Literary masterpieces and other educational activities feature in EU-funded efforts to help displaced young people feel at home across the continent.
By Sofía Manzanaro
Bilal Almobarak knows a good deal about stress and threats to wellbeing faced by refugees. Almobarak fled the Syrian civil war in 2015 and ended up in Sweden, where he now runs a non-governmental organisation that helps integrate displaced people into Swedish society.
A trained pharmacist, Almobarak is executive manager of the Support Group Network (SGN). The NGO was created by refugees of various origins that also include Afghanistan and Ukraine and professional backgrounds ranging from engineers to teachers.
SGN is part of a research project that received EU funding to come up with new ways to integrate refugee children in six European countries: Bulgaria, Denmark, Greece, Ireland, Italy and Sweden. Called REFUGE-ED, the project is wrapping up in December 2023 after three years.
SGN has run the Swedish component of REFUGE-ED, working with residents of Sweden’s largest temporary-asylum centre – called Restad Gård and located northeast of the city of Gothenburg.
Once the legal status of young people and their families at Restad Gård is formalised and they leave it, access to SGN support remains available at an intercultural centre in the nearby Vänersborg municipality. SGN’s activities at Restad Gård and the centre include language exchanges, dance classes and forest walks.
‘I met a father in our intercultural centre when he was delivering his 12-year-old daughter,’ said Almobarak. ‘He said: “Thank you, really, because if she is not coming here to learn something new, she will be sitting on her tablet!”’
Hundreds of thousands of asylum seekers in Europe face the daunting challenge of adjusting to an unfamiliar culture, making new friends and learning a foreign language. They also often have to grapple with distressing effects from dramatic migratory journeys and family separations.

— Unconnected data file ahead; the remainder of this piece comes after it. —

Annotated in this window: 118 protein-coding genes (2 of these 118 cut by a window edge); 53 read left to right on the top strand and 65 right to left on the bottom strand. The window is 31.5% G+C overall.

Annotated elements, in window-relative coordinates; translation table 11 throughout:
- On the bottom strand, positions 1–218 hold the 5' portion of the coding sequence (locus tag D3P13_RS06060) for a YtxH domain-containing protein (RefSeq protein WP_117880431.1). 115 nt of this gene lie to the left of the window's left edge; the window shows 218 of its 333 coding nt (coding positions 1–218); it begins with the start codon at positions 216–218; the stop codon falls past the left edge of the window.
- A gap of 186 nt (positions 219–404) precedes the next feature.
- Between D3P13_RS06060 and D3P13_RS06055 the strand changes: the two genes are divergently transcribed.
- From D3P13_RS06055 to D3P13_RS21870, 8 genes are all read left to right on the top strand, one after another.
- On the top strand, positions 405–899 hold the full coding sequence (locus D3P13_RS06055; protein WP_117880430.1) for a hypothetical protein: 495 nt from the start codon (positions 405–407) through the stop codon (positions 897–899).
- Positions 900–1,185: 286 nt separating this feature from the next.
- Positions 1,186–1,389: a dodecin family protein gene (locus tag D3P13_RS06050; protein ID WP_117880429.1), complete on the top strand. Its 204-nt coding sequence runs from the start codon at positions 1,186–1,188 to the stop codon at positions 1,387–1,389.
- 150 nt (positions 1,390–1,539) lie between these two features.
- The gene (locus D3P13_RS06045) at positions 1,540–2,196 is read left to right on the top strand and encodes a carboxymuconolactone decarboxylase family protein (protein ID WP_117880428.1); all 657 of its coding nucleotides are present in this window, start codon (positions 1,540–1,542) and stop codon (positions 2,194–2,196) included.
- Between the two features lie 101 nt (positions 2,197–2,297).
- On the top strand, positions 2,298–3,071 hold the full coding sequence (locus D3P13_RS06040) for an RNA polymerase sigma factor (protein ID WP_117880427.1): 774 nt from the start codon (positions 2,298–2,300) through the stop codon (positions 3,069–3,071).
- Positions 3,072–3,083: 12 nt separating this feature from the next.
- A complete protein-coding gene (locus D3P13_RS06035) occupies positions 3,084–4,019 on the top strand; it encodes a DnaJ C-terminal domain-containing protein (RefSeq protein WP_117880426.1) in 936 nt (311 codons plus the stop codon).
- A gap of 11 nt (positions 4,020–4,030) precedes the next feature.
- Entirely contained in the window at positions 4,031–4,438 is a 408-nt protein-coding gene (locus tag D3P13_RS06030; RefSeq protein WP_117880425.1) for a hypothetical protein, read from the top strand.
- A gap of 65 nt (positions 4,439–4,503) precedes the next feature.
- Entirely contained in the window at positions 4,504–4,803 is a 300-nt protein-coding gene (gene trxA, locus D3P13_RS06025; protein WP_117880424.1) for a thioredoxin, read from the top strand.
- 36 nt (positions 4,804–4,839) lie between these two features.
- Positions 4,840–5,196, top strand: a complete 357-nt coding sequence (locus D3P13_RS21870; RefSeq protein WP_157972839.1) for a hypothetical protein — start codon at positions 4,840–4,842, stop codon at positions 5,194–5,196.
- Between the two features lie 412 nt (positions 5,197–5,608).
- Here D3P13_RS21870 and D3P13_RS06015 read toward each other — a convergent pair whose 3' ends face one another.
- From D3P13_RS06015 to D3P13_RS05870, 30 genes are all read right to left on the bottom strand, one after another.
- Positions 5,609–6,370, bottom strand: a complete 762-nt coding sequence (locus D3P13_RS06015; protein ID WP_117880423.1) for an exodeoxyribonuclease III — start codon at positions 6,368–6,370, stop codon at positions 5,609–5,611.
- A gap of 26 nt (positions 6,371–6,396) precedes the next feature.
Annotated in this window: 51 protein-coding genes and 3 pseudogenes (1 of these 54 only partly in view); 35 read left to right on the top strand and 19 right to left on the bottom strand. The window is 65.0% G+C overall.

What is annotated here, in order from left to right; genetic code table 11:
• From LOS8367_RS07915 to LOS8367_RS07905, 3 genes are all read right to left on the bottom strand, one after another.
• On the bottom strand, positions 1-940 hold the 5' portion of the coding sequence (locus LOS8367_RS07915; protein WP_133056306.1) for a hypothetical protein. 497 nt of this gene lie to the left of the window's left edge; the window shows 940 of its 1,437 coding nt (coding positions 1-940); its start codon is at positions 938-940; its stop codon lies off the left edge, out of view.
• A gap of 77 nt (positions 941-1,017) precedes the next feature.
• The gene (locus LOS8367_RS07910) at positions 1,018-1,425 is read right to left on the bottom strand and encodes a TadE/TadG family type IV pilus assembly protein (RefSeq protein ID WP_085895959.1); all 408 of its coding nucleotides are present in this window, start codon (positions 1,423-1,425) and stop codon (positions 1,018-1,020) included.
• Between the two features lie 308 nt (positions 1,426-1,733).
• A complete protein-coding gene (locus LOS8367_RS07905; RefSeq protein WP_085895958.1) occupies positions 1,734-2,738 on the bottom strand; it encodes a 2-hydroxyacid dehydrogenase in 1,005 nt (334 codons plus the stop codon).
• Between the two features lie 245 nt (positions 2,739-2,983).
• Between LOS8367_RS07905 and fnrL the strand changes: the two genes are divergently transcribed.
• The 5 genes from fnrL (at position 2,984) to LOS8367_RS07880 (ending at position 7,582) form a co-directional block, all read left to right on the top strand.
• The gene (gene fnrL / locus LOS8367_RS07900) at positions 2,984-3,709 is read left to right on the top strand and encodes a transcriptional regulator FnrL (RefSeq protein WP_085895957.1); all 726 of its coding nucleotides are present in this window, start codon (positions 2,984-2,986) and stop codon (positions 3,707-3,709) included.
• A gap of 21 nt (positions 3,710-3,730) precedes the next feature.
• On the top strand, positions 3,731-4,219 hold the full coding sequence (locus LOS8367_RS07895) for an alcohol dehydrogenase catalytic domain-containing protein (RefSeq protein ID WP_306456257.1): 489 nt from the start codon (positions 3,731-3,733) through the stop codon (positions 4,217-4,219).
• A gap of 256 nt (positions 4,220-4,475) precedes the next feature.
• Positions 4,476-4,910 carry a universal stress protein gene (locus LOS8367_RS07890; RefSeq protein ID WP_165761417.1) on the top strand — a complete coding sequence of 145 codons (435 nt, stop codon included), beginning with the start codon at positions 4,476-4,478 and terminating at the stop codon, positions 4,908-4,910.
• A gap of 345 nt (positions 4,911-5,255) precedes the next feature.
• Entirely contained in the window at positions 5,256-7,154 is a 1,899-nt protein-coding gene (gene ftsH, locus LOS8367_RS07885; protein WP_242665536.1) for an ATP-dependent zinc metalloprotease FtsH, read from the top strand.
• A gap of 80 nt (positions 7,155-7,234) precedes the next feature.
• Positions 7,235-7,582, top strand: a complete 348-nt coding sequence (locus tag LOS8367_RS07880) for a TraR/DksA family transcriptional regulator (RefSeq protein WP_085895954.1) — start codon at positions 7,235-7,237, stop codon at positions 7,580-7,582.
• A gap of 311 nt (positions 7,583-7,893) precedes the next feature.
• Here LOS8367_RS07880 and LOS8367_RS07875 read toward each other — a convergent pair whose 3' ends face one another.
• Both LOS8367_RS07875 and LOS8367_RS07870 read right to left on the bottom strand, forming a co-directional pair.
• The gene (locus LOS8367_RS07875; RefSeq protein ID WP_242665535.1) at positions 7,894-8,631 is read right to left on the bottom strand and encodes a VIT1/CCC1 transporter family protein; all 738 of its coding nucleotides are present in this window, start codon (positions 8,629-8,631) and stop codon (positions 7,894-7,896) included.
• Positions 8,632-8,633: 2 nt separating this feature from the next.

REFUGE-ED has taken actions to enhance education and mental health in a range of institutions, including intercultural centres, care facilities for unaccompanied minors and schools.
From literary gatherings and mathematics lessons to gardening and theatre, the project ran 46 activities in the six countries, reaching more than 10 000 people.
Teresa Sordé-Martí, a sociology professor at the Autonomous University of Barcelona in Spain leading REFUGE-ED, said the main goal has been to improve children’s education, wellbeing and integration.
In the literary gatherings, young people discover classics ranging from Homer’s Odyssey to Don Quixote by Miguel de Cervantes. The participants then share thoughts about specific fragments, lines or even the entire book.
Homer’s work of the 8th century or 7th century BC is about the 10-year journey by the ancient Greek hero Odysseus, the king of Ithaca, back home after the Trojan War. In Don Quixote, written about 2 300 years later, the eponymous hero from La Mancha travels in search of adventure as a knight errant.
Sordé-Martí said the criterion for choosing works, including non-travel literature, is that they are considered world classics embodying universal themes and contributing to humanity. She said making such masterpieces accessible to young migrants improves their linguistic skill and encourages them to express emotions and break down social barriers.